Builders Share Trends Homeowners Require to Create Personal Oasis

Building a custom home today involves much more than specialized floor plans. Homeowners have endless options for special features and unique touches that can turn a home into a personal oasis.

“Most people who build a custom home prefer to be able to influence the design, appliances, fixtures and décor selections rather than buying a replicated product,” Kevin M. Stuckey, managing partner at Stuckey Builders LLC, explained.

Stuckey and other members of the Custom Builders Council of the Greater Houston Builders Association cite several hot trends in today’s market.

Functionality over Formality
James D. McVaugh, founder and president of McVaugh Custom Homes Inc., said homebuyers tend to prefer functionality over formal living spaces.

“This is particularly true with ‘great rooms’ -- where dining, kitchen and living rooms all blend in an L-shape configuration with a high ceiling,” he explained. “We are also seeing kitchen islands getting bigger and designed in new shapes like the letter ‘T’ which seats more people and allows for easier conversations.”

Amanda Pallotta, associate designer and of sister companies Contour Interior Design LLC and Capital Builders & Designers LLC, explained that clients tailor their homes to fit their lifestyle.

“Separate playrooms, theaters and home offices are all integral spaces that are consistently requested by clients,” she said. “It is very important to design for all members of the family so each individual living in the house can be comfortable. In order to achieve this higher standard of livability, the spaces need to be multifunctional.”

The Great Outdoors
Functional living spaces often incorporate patios and backyards, McVaugh said. “With our favorable weather, we are incorporating outdoor sliding pocket door systems that when open, literally blend the inside with the outside. Outside areas now offer fire pits, water features, summer kitchens and the newest evolution away from giant pools to smaller splash pools.”

Stuckey agrees, saying that outdoor living spaces are one of the most requested upgrades for his clients. People enjoy being outside, but they have to be comfortable to really enjoy it,” he said.

Getting Technical
New homes are built to keep up with the times, the builders agreed. Clients want to control their lights, fireplace, garage door, home temperature, security system and music all from their smartphones.

“It’s wireless everything!” Stuckey said. “Wireless lighting and security controls enable a homeowner to activate a security system, lock doors and turn specific fixtures on and off. New electrical outlets provide USB connections for sound and video equipment that can be controlled remotely as well.”

Pallotta agrees. “With the speed in which we as individuals are becoming technically savvy, it is important that we educate our clients on how to integrate that technology into their homes."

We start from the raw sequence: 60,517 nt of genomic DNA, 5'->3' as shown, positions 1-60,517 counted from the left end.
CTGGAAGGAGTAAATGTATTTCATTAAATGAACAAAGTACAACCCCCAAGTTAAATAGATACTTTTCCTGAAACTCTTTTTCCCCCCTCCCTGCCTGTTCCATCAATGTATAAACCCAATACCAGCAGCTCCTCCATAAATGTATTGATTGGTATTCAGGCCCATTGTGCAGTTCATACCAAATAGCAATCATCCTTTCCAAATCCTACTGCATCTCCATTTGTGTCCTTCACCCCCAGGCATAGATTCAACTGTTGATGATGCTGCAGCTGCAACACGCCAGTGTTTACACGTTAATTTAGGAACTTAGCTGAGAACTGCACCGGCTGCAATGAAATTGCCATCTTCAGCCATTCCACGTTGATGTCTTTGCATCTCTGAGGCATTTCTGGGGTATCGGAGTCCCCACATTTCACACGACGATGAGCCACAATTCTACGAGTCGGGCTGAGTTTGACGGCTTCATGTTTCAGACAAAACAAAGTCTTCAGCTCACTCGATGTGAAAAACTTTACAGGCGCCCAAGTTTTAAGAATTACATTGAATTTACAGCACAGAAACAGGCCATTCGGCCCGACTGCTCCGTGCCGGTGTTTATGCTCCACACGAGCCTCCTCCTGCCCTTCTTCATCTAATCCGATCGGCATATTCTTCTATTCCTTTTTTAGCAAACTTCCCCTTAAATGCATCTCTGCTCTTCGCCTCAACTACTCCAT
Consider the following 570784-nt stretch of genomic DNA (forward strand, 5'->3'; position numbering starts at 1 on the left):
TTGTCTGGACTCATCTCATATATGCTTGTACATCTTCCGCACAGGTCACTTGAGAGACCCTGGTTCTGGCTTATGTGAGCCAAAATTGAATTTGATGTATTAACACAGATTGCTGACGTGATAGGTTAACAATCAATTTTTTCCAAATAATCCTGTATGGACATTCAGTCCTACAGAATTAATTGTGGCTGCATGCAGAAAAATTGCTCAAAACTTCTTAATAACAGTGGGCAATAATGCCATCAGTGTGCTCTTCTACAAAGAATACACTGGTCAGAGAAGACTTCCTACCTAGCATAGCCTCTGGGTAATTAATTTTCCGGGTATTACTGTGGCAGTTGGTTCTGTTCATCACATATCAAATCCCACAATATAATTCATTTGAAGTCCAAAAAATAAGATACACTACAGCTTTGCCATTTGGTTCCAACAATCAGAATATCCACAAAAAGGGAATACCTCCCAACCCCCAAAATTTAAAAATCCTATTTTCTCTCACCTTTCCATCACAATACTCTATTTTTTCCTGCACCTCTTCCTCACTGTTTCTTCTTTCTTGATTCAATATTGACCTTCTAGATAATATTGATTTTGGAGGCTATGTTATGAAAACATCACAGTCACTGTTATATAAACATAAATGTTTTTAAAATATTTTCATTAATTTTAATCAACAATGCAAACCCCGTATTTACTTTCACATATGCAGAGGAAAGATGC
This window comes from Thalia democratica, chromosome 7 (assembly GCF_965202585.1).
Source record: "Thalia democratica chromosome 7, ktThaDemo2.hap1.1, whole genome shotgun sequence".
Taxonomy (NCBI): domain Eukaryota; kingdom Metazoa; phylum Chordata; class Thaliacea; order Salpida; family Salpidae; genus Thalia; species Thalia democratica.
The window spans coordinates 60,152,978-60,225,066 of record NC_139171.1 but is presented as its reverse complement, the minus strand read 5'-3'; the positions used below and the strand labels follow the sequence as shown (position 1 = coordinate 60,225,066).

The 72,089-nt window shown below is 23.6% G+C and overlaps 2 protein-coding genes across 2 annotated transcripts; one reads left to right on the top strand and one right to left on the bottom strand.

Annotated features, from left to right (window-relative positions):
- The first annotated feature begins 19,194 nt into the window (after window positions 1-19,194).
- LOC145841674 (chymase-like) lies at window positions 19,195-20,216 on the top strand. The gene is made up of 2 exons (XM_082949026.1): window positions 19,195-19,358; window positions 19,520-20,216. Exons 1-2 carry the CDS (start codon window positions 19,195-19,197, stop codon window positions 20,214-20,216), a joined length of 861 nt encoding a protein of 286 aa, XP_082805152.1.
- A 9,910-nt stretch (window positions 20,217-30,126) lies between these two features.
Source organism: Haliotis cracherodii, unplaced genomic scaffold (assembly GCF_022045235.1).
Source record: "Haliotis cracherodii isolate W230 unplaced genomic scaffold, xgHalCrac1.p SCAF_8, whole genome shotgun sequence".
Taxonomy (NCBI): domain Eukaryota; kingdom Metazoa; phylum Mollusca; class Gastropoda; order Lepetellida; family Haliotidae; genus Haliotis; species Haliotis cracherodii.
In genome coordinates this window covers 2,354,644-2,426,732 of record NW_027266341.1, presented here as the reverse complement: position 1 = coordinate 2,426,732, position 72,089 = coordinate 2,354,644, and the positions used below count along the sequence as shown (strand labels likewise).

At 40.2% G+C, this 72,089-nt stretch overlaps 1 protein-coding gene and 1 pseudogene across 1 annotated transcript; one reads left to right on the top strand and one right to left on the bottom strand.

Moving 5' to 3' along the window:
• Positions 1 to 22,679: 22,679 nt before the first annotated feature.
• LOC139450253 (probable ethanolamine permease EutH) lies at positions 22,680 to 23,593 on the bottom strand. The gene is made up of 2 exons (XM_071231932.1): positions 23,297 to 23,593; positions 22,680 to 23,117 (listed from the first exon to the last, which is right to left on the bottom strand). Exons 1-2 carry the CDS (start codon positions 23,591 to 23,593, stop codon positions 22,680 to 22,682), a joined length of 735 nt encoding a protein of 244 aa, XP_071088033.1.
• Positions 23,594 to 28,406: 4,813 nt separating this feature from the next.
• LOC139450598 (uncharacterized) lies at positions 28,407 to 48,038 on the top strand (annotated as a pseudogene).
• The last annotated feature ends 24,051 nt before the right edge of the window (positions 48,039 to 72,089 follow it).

All about Amenities
For his clients, Stuckey said, a four-to six-burner gas range is a must-have item. Well-equipped kitchens can help sell a home,” he added. “The kitchen is always an area of interest.”

His clients also want large master bathrooms with a specialty tub, Stuckey said, adding that “An over-sized tub seems to be a necessity even if it’s a non-jetted tub that is used only occasionally.”

In addition to elevators in three-story homes or townhouses, McVaugh said clients also want energy efficiency. “Products such as solar, spray or hybrid insulation and high-efficiency A/C units, as well as home automation are here to stay.”

Intergenerational living is another frequent request, McVaugh said. “Whether returning college students or aging parents, the dual master bedroom suites offer luxury for owners and their guests.”

Stuckey said the industry is trending toward more efficiently sized houses – but that Texans are still looking for big.

“The more efficiently sized house for empty nesters is still in the future,” he said. “The demand for a 3,500- to 5,000-square-foot home for an empty-nester couple is still strong here.”

McVaugh also receives requests for smaller homes, but still full of custom touches. “These smaller homes offer total luxury -- from appliances to high-end details,” he said. “There are full coffee bars and wine closets, as well as unique finishes like porcelain tiles that mirror the warmth of wood with the functional benefits of tiles.”

Groups like the Custom Builders Council of the Greater Houston Builders Association can be great resources for homeowners. The Council has a list of professionals who not only know the latest trends but also can offer guidance for a custom home that suits the most discerning tastes.

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